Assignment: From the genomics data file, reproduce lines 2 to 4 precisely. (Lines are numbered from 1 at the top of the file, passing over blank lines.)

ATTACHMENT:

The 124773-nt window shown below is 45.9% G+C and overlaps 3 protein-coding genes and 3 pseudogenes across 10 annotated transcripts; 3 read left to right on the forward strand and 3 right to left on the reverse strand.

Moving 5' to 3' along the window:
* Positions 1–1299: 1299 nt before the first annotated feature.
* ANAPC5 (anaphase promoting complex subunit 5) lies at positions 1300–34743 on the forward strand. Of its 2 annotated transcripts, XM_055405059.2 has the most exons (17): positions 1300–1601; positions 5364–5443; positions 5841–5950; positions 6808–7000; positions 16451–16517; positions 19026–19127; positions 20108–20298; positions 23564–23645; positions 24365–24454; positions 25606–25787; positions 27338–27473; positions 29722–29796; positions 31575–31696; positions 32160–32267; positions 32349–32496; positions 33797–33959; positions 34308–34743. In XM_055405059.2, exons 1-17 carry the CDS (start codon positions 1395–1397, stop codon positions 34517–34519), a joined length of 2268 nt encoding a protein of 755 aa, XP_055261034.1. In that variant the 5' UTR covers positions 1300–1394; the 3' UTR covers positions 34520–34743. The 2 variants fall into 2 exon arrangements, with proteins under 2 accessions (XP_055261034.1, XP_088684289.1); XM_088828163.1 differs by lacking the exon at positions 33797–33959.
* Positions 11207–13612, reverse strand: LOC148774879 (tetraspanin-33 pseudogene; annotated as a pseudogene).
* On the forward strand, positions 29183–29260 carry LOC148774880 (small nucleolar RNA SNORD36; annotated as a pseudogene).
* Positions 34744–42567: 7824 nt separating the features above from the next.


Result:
Moving 5' to 3' along the window:
* Positions 1–1299: 1299 nt before the first annotated feature.
* ANAPC5 (anaphase promoting complex subunit 5) lies at positions 1300–34743 on the forward strand. Of its 2 annotated transcripts, XM_055405059.2 has the most exons (17): positions 1300–1601; positions 5364–5443; positions 5841–5950; positions 6808–7000; positions 16451–16517; positions 19026–19127; positions 20108–20298; positions 23564–23645; positions 24365–24454; positions 25606–25787; positions 27338–27473; positions 29722–29796; positions 31575–31696; positions 32160–32267; positions 32349–32496; positions 33797–33959; positions 34308–34743. In XM_055405059.2, exons 1-17 carry the CDS (start codon positions 1395–1397, stop codon positions 34517–34519), a joined length of 2268 nt encoding a protein of 755 aa, XP_055261034.1. In that variant the 5' UTR covers positions 1300–1394; the 3' UTR covers positions 34520–34743. The 2 variants fall into 2 exon arrangements, with proteins under 2 accessions (XP_055261034.1, XP_088684289.1); XM_088828163.1 differs by lacking the exon at positions 33797–33959.